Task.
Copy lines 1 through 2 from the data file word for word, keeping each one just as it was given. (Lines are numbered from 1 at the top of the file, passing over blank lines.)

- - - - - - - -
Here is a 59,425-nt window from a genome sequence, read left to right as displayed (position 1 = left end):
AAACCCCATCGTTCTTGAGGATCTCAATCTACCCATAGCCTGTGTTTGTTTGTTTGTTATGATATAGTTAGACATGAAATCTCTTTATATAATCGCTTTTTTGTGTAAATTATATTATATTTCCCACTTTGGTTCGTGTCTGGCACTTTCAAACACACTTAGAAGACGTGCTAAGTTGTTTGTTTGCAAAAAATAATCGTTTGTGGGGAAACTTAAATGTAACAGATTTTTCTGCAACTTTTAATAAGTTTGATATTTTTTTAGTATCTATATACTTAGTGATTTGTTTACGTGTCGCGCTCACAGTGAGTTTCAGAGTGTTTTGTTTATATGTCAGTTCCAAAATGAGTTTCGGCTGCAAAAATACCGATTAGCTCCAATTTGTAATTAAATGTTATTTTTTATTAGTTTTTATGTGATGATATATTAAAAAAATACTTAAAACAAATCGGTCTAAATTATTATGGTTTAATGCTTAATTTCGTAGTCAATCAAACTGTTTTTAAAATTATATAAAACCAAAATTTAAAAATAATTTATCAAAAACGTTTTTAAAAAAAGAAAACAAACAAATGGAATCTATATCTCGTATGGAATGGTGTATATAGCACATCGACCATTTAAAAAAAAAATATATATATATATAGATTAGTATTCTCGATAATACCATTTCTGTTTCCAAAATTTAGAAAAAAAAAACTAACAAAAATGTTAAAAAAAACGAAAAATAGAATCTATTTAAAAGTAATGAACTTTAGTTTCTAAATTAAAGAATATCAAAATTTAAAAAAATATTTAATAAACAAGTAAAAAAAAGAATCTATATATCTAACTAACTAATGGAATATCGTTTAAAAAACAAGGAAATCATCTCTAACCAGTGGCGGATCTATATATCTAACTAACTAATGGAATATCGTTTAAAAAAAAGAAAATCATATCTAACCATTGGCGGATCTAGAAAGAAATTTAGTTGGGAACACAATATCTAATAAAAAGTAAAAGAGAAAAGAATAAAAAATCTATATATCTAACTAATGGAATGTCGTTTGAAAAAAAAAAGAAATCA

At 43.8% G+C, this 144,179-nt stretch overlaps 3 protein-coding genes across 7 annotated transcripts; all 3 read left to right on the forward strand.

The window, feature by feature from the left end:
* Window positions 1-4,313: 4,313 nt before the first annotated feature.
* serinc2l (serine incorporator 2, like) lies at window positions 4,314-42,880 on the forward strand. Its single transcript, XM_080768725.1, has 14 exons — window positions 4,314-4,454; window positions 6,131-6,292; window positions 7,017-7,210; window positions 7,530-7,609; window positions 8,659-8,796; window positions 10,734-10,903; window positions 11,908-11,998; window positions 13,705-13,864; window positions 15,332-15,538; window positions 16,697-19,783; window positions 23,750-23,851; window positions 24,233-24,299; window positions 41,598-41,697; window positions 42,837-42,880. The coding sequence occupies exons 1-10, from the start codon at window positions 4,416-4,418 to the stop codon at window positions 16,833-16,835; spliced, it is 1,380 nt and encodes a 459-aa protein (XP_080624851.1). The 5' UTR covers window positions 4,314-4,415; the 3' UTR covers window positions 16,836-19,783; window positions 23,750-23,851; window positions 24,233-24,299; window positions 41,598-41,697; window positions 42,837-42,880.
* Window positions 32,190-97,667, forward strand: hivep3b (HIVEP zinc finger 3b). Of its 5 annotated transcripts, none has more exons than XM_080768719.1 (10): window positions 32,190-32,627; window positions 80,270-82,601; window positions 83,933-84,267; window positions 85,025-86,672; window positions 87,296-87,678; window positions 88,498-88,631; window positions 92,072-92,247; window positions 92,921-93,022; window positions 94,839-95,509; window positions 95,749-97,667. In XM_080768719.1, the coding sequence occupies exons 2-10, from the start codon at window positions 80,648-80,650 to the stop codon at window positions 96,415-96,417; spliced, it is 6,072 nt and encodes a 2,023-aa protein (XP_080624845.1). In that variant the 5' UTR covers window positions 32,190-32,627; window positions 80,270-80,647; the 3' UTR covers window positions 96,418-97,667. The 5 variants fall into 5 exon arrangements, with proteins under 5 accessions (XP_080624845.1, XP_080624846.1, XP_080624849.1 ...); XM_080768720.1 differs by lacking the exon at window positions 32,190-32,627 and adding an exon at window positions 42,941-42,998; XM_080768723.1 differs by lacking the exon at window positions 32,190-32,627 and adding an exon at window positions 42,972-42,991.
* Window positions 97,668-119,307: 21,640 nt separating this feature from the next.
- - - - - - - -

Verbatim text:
Here is a 59,425-nt window from a genome sequence, read left to right as displayed (position 1 = left end):
AAACCCCATCGTTCTTGAGGATCTCAATCTACCCATAGCCTGTGTTTGTTTGTTTGTTATGATATAGTTAGACATGAAATCTCTTTATATAATCGCTTTTTTGTGTAAATTATATTATATTTCCCACTTTGGTTCGTGTCTGGCACTTTCAAACACACTTAGAAGACGTGCTAAGTTGTTTGTTTGCAAAAAATAATCGTTTGTGGGGAAACTTAAATGTAACAGATTTTTCTGCAACTTTTAATAAGTTTGATATTTTTTTAGTATCTATATACTTAGTGATTTGTTTACGTGTCGCGCTCACAGTGAGTTTCAGAGTGTTTTGTTTATATGTCAGTTCCAAAATGAGTTTCGGCTGCAAAAATACCGATTAGCTCCAATTTGTAATTAAATGTTATTTTTTATTAGTTTTTATGTGATGATATATTAAAAAAATACTTAAAACAAATCGGTCTAAATTATTATGGTTTAATGCTTAATTTCGTAGTCAATCAAACTGTTTTTAAAATTATATAAAACCAAAATTTAAAAATAATTTATCAAAAACGTTTTTAAAAAAAGAAAACAAACAAATGGAATCTATATCTCGTATGGAATGGTGTATATAGCACATCGACCATTTAAAAAAAAAATATATATATATATAGATTAGTATTCTCGATAATACCATTTCTGTTTCCAAAATTTAGAAAAAAAAAACTAACAAAAATGTTAAAAAAAACGAAAAATAGAATCTATTTAAAAGTAATGAACTTTAGTTTCTAAATTAAAGAATATCAAAATTTAAAAAAATATTTAATAAACAAGTAAAAAAAAGAATCTATATATCTAACTAACTAATGGAATATCGTTTAAAAAACAAGGAAATCATCTCTAACCAGTGGCGGATCTATATATCTAACTAACTAATGGAATATCGTTTAAAAAAAAGAAAATCATATCTAACCATTGGCGGATCTAGAAAGAAATTTAGTTGGGAACACAATATCTAATAAAAAGTAAAAGAGAAAAGAATAAAAAATCTATATATCTAACTAATGGAATGTCGTTTGAAAAAAAAAAGAAATCA